If you are of Icelandic or even Norse decent you are a person born in the Diaspora no matter where you were born , particularly if you practice the religion of that land or are proud of your ancestry . I feel the same way when i see pics or films of the hills and glens of Scotland , altho i’ve never been there , my heart wants to go .Having ethnic pride and/or practicing authentic ethnic ways makes one fond of where it all began . Wouldn’t you say? Kilm

  • Thanks for the coverage, Jason, and thanks for inviting Horrell and Hamner to present here. Good research and analysis needs to be accessible to the Pagan community and not locked up in academic journals. We’re still trying to figure out what Paganism(s) is going to look like when it grows up – we need to be informed by the best.

  • Lēoht Sceadusawol

    I don’t see how anyone born and living in the USA can claim to be an indigenous European.

    • Baruch Dreamstalker

      I think Horrell points to the ethical underpinning of the claim by describing Heathenry as “[b]eing rooted in European indigenousness rather than an appropriated American Indian indigenousness[….]” The key word is “appropriated,” the sense that a white American is not appropriating European indigenousness but claims it by right.
      Although not a Heathen myself, I’ve been known to point out that Euro-American Paganism points up that what we call “eurocentrism” was inflicted on Europeans first.
      We can pick this up if Horrell accepts the invitation to guest-post here.

      • Lēoht Sceadusawol

        I’d say that a White American would be appropriating European indigenousness. The label ‘American’ says it all, really.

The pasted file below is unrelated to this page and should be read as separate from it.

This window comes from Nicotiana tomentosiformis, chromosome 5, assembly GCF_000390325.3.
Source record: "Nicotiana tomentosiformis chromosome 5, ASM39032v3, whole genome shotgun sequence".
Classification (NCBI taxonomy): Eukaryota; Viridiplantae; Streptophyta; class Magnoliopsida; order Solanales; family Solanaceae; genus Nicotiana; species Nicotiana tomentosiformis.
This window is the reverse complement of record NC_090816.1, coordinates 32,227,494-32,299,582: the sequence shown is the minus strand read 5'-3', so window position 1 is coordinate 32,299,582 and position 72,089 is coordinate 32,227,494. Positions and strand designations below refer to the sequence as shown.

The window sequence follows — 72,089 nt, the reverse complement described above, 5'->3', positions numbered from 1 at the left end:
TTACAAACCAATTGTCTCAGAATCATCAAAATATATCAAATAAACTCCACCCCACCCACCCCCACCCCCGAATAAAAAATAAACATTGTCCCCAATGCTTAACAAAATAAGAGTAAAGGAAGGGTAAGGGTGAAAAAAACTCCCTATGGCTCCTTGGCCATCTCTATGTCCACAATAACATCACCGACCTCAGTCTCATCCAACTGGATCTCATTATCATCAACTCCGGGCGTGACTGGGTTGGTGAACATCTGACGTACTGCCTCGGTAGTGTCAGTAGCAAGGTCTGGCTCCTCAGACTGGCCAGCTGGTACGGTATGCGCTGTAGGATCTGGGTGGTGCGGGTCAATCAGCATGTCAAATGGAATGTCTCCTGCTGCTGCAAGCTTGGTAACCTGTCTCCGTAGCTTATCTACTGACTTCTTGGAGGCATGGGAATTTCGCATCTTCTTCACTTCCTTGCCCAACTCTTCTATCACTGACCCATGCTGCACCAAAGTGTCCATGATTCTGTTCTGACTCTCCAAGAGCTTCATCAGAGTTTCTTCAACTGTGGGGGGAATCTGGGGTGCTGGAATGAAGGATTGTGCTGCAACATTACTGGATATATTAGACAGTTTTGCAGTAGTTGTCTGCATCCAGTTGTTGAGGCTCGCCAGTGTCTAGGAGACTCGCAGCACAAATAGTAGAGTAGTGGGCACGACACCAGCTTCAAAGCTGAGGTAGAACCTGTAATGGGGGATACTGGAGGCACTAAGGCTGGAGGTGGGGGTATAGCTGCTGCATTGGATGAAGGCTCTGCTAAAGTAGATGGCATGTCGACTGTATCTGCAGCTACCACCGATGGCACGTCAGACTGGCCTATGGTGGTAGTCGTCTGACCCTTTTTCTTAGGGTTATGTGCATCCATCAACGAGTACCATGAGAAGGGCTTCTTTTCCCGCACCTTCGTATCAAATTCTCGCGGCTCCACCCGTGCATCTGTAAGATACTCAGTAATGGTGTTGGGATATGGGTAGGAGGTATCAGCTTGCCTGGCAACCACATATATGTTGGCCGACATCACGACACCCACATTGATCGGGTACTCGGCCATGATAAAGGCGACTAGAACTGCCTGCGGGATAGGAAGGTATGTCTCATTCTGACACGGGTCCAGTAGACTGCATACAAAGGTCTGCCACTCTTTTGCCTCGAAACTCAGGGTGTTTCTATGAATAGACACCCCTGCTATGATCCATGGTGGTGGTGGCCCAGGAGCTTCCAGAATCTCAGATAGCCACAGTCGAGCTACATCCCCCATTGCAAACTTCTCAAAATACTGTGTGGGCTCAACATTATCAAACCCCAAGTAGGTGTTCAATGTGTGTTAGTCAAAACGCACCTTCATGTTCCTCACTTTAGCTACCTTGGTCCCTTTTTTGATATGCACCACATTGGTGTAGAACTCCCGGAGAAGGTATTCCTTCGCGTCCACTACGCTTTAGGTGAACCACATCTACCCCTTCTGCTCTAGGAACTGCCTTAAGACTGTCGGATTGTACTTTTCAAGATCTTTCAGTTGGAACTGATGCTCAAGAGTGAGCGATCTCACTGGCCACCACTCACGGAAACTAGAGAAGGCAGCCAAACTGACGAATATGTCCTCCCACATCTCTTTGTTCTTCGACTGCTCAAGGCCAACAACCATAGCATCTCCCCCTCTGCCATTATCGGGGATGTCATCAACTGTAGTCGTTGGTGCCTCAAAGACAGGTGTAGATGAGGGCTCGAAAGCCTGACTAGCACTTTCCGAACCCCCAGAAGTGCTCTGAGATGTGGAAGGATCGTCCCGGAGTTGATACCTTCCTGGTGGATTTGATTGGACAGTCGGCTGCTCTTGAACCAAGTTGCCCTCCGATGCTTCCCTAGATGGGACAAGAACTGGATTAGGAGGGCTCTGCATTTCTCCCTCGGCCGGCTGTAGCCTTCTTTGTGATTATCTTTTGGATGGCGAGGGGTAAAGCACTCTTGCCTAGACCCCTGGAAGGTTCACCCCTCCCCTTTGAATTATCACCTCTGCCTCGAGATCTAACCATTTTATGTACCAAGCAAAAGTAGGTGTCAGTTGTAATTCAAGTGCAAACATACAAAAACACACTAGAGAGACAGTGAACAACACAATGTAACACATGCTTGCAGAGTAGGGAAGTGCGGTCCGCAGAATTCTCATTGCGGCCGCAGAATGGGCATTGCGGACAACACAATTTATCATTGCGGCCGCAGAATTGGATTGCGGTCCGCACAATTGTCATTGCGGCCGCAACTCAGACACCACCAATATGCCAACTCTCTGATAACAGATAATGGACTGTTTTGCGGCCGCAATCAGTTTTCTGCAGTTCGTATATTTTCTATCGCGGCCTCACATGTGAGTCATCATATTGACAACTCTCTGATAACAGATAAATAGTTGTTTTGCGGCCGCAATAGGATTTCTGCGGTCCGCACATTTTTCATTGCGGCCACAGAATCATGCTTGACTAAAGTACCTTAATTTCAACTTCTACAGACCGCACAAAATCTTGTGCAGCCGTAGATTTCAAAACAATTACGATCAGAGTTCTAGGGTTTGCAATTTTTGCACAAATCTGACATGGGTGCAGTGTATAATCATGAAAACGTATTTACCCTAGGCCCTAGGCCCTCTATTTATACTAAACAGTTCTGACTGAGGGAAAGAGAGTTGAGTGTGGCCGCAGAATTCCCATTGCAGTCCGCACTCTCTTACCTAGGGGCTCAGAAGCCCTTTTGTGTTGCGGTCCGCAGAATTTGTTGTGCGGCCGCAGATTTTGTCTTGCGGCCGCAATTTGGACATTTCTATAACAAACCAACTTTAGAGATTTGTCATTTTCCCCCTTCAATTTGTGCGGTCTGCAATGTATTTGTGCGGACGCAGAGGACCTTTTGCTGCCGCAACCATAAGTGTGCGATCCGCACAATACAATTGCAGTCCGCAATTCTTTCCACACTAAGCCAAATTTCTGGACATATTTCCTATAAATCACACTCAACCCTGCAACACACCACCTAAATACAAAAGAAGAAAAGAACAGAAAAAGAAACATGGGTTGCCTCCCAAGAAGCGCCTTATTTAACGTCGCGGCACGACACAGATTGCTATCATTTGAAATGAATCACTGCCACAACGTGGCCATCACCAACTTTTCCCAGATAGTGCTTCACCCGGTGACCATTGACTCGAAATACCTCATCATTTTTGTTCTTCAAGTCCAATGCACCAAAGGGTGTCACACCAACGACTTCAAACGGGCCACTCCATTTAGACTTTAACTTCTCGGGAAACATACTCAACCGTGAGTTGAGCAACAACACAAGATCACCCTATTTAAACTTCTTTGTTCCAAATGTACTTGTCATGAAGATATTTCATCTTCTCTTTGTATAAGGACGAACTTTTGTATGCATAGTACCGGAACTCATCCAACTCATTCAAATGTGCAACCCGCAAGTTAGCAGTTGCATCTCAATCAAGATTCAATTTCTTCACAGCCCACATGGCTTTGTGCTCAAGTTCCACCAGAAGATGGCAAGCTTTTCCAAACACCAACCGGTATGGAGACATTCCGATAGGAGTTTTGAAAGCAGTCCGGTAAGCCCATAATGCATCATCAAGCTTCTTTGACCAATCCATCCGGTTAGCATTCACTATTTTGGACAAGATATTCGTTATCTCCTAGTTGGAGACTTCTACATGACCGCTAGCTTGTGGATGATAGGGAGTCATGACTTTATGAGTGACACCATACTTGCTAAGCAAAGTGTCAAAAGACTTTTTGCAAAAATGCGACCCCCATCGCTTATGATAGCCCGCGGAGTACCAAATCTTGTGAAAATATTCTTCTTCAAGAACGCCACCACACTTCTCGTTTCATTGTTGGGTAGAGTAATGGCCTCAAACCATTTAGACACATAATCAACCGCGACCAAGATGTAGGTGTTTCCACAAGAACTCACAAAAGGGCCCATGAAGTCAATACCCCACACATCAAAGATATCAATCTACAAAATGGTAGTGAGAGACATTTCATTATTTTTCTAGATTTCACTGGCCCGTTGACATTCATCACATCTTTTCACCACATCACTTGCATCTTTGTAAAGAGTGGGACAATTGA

• Kilmrnock

          LS, I beg to differ those of us in the Recon groups are working on our own ethnic ancestral religions . Most if not all Heathens , Asatru are of nordic ancestry , Just as CR’s are of Celtic ancestry . I’m not sure how us being born in the American Diaspora excludes us from practicing the religions of our ancestors . Most ” White Americans ” are of European decent , how is taking up the beliefs of our ancestors appropriating anything?In the case of CR , we in the US are helping re establish a almost lost religion . An effort that may not be impossible , but would be harder w/o our help . in the case of the Celts , there are more in the Diaspora than in the ethnic homelands ……due to famine and relocation . Many not by choice, was forcibly done, in the case of the Scottish Clearances. Kilm

          • Kilmrnock

            What most consider Cultural Appropriation would be someone using rituals or ways from another ethnic group . Like European decented ” Whites ” doing Native American rituals such as sweat lodges, or rain dances . A case such as that is clearly Cultural Appropriation and rather upset Native Americans . I believe rightfully so , to my way of thinking doing that is clearly wrong . Now someone taking up ways and rituals from thier own Ethnic group/ ancestry wherever they are now ………..i’m not sure how that could be called cultural appropriation , as long as proper research is done and the beliefs are followed correctly.In the case of Celtic Pagan beliefs our native culture and religion was decimated by invaders and missionaries . Those of us in the CR movement here and in the homelands are carefully reconstructing the beliefs of our pagan ancestors w/ archeological and scholary sourses, remaining ancient texts etc .Also learning our ethnic homelands lanquages .to my mind that is NOT cultural appropriation. Kilm, sorry i went on a bit , this issue is near and dear to my heart

          • Lēoht Sceadusawol

            You are tying ethnicity to culture. That is something I just cannot do.

          • Baruch Dreamstalker

            I don’t accept this version of “appropriation.” Thanks to the very human trait of rifling the contents of one anothers’ traditions, we can be sure that no spiritual tool used by a particular group — like sweating or smudging — was invented by that group. All such spiritual tools are the common heritage of the whole human race.